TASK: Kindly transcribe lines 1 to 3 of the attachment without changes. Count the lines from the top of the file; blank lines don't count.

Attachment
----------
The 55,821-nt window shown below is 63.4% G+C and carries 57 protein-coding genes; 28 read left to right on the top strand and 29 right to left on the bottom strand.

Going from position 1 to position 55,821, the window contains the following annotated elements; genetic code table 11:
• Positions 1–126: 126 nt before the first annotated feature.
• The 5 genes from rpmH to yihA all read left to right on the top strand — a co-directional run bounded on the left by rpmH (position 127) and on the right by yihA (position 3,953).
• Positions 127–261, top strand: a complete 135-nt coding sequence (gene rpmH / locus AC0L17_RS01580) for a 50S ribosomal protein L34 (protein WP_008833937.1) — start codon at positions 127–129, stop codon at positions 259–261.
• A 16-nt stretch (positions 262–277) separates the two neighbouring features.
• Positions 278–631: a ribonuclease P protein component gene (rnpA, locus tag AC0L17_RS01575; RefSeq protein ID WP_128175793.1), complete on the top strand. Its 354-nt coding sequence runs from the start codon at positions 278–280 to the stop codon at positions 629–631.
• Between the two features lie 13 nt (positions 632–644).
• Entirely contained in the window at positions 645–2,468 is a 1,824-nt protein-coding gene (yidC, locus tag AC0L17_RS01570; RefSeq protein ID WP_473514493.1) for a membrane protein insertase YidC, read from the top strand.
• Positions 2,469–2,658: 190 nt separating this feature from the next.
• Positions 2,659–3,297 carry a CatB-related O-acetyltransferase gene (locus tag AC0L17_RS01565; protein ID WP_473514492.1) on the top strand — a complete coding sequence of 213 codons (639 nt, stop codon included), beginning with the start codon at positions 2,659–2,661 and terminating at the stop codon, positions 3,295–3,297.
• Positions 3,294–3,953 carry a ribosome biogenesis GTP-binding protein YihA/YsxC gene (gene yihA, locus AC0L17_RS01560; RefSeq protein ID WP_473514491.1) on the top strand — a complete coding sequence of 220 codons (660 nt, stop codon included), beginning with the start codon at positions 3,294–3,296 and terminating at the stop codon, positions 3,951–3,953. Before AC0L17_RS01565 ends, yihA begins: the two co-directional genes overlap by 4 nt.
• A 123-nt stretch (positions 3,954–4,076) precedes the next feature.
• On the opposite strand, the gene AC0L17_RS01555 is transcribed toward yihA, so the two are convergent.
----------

The 55,821-nt window shown below is 63.4% G+C and carries 57 protein-coding genes; 28 read left to right on the top strand and 29 right to left on the bottom strand.

Going from position 1 to position 55,821, the window contains the following annotated elements; genetic code table 11:
• Positions 1–126: 126 nt before the first annotated feature.